What is the purpose of a balance sheet? Our best guide

By Nguyen Oanh
Published: 10/29/21
definition backgroundWhat is the purpose of a balance sheet? Our best guide

The balance sheet is one of the key accounting documents that make up the annual financial accounts of your company. The balance sheet shows the assets of the company at a given section in its existence (usually at the end of the financial year).

More precisely, it includes what the company owns (balance sheet assets) and what the company owes (balance sheet liabilities). Ultimately, the balance sheet reflects the financial policy of the company.

In this article, we will explain what is a balance sheet, its purpose, and its main elements, as well as some examples of balance sheets to help you establish a balance sheet for your business.

What is a balance sheet?

The balance sheet is part of the financial statements that make up the annual financial accounts of your business (with the income statement). The balance sheet provides the information of the company's assets at a given time, generally at the end of the financial year even if the table can be drawn up at any time to take a look at what the company owns and what that it owes (its claims and its debts). It is said that the balance sheet is a "financial snapshot of the company at a given time".

The balance sheet uses the form of a table included two columns:

  • The left column includes the assets of the company (what it owns);
  • The right column includes the company's liabilities (what it owes).

The main elements of the balance sheet

As mentioned above, this financial statement includes 2 important values:

Assets

The items of assets (left column in the balance sheet) are the items that constitute the heritage of the company.

They are ordered from top to bottom, from the most stable point to the most liquid point:

  • Goods acquired to be used in a sustainable way (it includes constructions, materials, business assets, licenses, software, etc.);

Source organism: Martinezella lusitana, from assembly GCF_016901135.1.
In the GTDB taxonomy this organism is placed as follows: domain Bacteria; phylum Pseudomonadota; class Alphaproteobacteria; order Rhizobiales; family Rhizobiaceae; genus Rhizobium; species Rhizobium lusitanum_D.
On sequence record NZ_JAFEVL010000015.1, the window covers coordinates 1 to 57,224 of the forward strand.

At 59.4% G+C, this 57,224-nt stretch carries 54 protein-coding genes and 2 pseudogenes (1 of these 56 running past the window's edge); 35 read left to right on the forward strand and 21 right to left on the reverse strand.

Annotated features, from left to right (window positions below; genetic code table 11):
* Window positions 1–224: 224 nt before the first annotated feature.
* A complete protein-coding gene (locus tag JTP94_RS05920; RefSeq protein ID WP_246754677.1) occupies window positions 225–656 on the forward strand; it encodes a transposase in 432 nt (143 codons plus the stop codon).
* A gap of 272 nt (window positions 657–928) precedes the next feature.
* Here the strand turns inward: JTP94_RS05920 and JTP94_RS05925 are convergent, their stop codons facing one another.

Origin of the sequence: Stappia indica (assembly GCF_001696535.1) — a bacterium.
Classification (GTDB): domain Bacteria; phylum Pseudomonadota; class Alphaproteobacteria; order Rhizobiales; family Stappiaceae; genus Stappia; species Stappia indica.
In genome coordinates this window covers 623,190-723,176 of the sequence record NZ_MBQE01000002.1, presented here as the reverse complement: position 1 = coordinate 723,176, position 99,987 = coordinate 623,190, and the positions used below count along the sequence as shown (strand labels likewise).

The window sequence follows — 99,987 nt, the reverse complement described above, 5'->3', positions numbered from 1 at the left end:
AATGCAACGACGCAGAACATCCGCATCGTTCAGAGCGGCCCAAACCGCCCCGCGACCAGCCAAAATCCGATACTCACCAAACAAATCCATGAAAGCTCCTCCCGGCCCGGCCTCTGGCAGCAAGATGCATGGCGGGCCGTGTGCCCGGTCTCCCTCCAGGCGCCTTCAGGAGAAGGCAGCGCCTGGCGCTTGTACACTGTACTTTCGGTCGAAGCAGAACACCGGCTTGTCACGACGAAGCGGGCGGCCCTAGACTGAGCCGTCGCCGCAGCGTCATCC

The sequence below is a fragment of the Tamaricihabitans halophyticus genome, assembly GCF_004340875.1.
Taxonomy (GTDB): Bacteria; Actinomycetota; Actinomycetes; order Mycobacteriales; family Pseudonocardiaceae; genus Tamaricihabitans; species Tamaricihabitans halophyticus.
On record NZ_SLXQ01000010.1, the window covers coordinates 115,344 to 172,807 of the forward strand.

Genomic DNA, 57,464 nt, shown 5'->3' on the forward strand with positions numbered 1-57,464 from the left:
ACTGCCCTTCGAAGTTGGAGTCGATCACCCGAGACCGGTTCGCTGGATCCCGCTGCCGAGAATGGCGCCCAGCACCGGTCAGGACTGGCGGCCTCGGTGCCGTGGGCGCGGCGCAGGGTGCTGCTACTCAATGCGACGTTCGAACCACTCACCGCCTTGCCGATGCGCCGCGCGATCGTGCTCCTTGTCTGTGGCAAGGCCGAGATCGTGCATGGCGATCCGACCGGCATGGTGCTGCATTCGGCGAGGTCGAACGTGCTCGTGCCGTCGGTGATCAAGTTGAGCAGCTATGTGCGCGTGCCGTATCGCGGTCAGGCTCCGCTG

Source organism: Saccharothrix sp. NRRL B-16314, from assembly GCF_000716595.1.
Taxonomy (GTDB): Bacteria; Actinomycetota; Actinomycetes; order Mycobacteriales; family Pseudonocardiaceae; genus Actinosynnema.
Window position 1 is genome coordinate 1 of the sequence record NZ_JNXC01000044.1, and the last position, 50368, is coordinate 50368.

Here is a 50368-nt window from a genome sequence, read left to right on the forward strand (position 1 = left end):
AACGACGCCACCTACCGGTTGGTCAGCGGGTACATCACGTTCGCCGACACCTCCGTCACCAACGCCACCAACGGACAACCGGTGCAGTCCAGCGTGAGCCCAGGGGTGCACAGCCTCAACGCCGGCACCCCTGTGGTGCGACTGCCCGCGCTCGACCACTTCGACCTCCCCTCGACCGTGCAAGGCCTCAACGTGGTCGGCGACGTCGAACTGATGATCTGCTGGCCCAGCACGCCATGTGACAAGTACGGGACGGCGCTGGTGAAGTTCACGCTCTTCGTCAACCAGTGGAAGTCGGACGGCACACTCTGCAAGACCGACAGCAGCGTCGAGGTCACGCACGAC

• The most liquid items included goods that can easily be converted into money/cash, such as miscellaneous cash (current assets).

Note that goods financed by leasing are not included in this item because they are "rented" and not purchased by the company.

Liabilities

Liabilities (right column in the balance sheet) include all the resources the company has at its disposal to finance its assets.

  • Equity: includes the funds/cash that the business owner (or the partners) leaves at the disposal of the company, in particular, the funds of the company or the contributions of the operator, increased by the results not collected by the latter or not distributed to the partners (investors, shareholders, …). Equity includes 2 types: Book value and Market value.


    Equity, as a stable resource of the company, makes it possible to finance investments. The greater the amount of equity in a company, the more reassured suppliers, customers, and potential investors will be about the longevity of the company.

    Equity = Assets - liabilities

  • Corporate debts: namely those vis-à-vis suppliers, but also vis-à-vis the State, staff, and social organizations.

  • Financial Debts: are the sums due to credit organizations that participate in the financing of the company's assets

The value of equity actually represents a debt for the company since it will be used to remunerate the partners (in the long term).

Purpose of balance sheet

Reading the balance sheet allows you to know the state of financial health and the financial policy of the company.

For example, a very high level of stock on the asset side of the balance sheet (in particular compared to the average data on the activity sector concerned) may show a management dysfunction (why are the products not sold?), without forgetting to think that a stock kept too long depreciates over time.